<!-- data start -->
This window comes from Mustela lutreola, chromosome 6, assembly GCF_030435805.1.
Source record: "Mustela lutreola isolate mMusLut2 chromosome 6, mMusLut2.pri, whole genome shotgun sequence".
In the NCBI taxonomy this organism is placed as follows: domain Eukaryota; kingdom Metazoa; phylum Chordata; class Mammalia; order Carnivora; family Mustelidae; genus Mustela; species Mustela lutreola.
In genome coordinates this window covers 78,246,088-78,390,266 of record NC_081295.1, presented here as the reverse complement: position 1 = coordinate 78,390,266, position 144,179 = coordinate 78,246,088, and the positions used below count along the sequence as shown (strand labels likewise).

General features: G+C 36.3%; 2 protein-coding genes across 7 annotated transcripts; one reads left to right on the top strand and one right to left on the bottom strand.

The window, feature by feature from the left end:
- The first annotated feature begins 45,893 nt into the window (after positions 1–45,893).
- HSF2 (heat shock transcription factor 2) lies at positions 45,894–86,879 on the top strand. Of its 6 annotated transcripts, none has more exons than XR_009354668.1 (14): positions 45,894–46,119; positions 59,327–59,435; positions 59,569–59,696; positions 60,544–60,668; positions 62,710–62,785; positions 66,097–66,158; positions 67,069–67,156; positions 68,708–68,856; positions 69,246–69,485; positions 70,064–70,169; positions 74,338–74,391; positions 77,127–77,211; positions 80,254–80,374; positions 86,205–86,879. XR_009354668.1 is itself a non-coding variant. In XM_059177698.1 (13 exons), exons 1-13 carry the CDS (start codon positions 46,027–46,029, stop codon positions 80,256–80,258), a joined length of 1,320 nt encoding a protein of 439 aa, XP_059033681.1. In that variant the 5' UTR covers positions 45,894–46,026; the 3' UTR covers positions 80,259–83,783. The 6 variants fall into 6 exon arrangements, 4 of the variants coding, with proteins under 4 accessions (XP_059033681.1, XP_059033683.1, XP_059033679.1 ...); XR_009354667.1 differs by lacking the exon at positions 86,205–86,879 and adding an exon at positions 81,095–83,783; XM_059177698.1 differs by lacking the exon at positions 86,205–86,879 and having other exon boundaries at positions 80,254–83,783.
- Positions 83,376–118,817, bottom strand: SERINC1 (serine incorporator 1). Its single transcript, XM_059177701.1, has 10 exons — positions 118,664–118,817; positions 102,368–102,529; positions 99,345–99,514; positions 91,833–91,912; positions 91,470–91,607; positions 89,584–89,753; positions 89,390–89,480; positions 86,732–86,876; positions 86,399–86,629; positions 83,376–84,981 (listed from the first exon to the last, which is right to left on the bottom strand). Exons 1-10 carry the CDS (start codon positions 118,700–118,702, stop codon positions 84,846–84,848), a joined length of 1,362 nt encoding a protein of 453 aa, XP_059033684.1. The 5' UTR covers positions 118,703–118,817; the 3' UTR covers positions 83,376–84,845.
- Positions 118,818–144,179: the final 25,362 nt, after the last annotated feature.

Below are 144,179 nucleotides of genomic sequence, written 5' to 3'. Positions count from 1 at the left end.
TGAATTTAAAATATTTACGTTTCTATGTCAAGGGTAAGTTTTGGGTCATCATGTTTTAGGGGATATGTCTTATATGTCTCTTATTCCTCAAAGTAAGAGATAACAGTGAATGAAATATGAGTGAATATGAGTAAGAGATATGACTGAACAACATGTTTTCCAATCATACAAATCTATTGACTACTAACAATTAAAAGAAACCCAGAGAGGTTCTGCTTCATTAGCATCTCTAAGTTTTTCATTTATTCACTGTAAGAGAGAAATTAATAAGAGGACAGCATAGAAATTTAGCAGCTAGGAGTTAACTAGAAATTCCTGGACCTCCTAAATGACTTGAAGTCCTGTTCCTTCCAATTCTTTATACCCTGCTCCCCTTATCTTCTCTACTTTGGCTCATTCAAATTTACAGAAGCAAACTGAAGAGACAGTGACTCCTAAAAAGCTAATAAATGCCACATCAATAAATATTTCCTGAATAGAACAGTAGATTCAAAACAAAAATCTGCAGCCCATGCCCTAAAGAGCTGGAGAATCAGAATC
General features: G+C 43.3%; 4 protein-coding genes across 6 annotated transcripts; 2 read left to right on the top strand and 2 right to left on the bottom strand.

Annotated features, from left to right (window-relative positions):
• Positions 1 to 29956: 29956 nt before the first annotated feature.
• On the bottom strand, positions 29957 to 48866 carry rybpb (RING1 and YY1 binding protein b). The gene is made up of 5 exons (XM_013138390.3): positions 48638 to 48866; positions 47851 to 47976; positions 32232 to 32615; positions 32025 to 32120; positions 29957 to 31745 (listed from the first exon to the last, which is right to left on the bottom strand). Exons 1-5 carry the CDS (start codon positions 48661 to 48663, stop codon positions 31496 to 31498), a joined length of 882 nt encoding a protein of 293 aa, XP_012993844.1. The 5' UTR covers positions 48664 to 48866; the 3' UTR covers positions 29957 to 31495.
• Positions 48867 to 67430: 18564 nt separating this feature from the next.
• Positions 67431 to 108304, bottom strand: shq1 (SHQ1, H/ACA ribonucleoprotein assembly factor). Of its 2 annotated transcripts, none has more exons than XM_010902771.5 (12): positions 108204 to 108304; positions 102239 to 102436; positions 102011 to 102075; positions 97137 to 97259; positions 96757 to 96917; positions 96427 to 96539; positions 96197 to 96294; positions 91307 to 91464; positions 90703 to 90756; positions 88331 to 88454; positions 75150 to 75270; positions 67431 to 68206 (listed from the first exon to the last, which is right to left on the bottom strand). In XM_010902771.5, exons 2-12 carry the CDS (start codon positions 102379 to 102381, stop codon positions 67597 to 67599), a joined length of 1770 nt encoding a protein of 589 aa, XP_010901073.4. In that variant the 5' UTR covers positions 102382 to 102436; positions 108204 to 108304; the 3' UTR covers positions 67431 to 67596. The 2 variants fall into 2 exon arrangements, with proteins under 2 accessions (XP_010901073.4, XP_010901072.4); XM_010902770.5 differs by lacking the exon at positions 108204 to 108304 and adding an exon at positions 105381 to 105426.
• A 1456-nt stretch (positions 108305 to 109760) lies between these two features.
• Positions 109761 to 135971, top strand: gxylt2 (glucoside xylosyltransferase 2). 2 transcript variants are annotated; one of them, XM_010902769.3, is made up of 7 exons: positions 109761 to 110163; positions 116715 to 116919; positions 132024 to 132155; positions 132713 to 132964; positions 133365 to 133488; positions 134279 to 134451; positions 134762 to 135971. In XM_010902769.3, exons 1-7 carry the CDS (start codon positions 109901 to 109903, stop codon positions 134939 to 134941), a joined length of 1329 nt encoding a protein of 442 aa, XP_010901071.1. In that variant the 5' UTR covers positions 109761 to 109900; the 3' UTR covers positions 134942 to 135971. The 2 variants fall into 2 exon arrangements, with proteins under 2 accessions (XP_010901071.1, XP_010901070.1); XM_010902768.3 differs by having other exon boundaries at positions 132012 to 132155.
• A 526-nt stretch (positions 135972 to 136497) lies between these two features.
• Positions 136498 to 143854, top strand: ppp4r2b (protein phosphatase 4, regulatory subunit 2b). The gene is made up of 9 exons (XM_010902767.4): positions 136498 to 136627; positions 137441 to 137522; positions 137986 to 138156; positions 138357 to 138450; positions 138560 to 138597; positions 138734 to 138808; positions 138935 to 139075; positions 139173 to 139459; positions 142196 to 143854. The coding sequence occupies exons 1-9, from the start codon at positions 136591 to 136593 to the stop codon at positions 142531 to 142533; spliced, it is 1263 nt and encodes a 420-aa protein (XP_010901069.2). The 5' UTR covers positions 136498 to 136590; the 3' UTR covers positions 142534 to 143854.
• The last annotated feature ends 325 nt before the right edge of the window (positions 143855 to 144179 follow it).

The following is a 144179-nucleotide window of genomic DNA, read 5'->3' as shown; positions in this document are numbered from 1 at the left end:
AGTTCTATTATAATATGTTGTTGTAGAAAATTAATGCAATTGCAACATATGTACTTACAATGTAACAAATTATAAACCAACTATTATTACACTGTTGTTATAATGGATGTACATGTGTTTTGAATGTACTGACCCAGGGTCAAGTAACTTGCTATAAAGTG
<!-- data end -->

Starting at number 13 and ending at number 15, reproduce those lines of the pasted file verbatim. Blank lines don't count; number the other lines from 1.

General features: G+C 43.3%; 4 protein-coding genes across 6 annotated transcripts; 2 read left to right on the top strand and 2 right to left on the bottom strand.

Annotated features, from left to right (window-relative positions):
• Positions 1 to 29956: 29956 nt before the first annotated feature.